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# Think of Two Numbers Poster

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### Consecutive Numbers

### Days and Dates

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Age 11 to 14

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- Problem
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I subtract 9 from your answer, and the digits of the number that I'm left with, are your two numbers.

For example, if your final answer is 74, when I subtract 9, I get 65, so I know your numbers were 6 and 5.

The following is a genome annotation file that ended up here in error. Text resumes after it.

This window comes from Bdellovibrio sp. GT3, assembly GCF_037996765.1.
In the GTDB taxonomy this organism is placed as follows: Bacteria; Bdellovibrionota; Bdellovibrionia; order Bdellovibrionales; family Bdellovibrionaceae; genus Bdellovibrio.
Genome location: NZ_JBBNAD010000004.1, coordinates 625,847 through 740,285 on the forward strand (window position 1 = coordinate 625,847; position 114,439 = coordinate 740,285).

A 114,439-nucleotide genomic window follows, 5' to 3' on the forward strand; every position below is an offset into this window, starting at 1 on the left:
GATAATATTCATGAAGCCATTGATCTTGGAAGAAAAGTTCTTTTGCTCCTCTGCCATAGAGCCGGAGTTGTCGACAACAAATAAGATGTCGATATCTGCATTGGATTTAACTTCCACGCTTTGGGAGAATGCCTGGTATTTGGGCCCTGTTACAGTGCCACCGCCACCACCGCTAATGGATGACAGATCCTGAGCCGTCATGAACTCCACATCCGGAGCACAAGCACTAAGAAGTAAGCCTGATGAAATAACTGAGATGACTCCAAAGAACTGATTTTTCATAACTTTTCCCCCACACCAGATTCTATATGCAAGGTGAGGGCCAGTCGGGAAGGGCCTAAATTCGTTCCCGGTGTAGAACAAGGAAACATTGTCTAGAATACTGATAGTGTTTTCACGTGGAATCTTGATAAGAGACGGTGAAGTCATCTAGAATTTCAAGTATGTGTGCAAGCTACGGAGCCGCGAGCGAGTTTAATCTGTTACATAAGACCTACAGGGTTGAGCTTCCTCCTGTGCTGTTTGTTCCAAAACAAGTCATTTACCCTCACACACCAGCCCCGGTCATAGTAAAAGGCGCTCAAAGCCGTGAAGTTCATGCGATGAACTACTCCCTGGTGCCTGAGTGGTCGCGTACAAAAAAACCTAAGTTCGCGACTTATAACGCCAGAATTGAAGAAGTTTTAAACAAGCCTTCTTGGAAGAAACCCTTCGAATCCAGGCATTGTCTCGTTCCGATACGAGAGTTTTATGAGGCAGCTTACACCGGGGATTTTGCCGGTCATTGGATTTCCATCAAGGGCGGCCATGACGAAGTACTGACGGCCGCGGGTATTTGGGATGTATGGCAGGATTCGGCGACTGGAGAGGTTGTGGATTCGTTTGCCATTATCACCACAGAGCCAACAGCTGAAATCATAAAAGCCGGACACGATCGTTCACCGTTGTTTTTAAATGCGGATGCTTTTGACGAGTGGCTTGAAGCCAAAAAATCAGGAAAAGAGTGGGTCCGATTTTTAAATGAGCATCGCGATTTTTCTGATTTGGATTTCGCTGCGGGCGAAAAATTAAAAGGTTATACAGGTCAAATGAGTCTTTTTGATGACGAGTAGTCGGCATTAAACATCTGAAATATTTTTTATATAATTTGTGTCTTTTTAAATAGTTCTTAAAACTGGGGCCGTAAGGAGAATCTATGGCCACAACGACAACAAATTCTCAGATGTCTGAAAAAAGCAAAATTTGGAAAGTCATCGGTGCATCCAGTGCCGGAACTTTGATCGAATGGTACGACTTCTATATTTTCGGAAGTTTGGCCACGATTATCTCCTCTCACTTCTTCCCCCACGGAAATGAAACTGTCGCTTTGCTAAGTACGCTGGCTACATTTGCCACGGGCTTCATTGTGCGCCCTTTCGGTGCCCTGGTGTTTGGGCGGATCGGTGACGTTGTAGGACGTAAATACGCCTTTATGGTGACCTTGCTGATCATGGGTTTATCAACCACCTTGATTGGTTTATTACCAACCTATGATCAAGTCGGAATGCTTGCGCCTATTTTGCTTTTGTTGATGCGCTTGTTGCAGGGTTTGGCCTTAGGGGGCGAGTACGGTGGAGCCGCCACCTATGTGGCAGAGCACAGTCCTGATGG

**How does it work?**

If the two numbers are $a$ and $b$,

Take one of your numbers |
$a$ |

Add $1$ |
$a+1$ |

Multiply by $5$ |
$5(a+1) = 5a+5$ |

Add $1$ again |
$5a+5+1 = 5a+6$ |

Double your answer |
$2(5a+6) = 10a+12$ |

Subtract $1$ |
$10a+12-1 = 10a+11$ |

Add your second number |
$10a + 11 + b$ |

Add $2$ |
$10a + 11 + b + 2 = 10a + b + 13$ |

Double again |
$2(10a + b + 13) = 20a + 2b + 26$ |

Subtract $8$ |
$20a + 2b + 26 - 9 = 20a + 2b + 18$ |

Halve this number |
$\frac12(20a + 2b + 18) = 10a + b + 9$ |

Final answer is $10a + b + 9$, so I subtract $9$ to leave $10a+b$

$10a + b$ is $a$ tens and $b$ ones

Tens | Ones |

$a$ | $b$ |

Since $a$ and $b$ are both less than $10$, they fit in the tens and ones columns and so they are the digits of the number.

An investigation involving adding and subtracting sets of consecutive numbers. Lots to find out, lots to explore.

Investigate how you can work out what day of the week your birthday will be on next year, and the year after...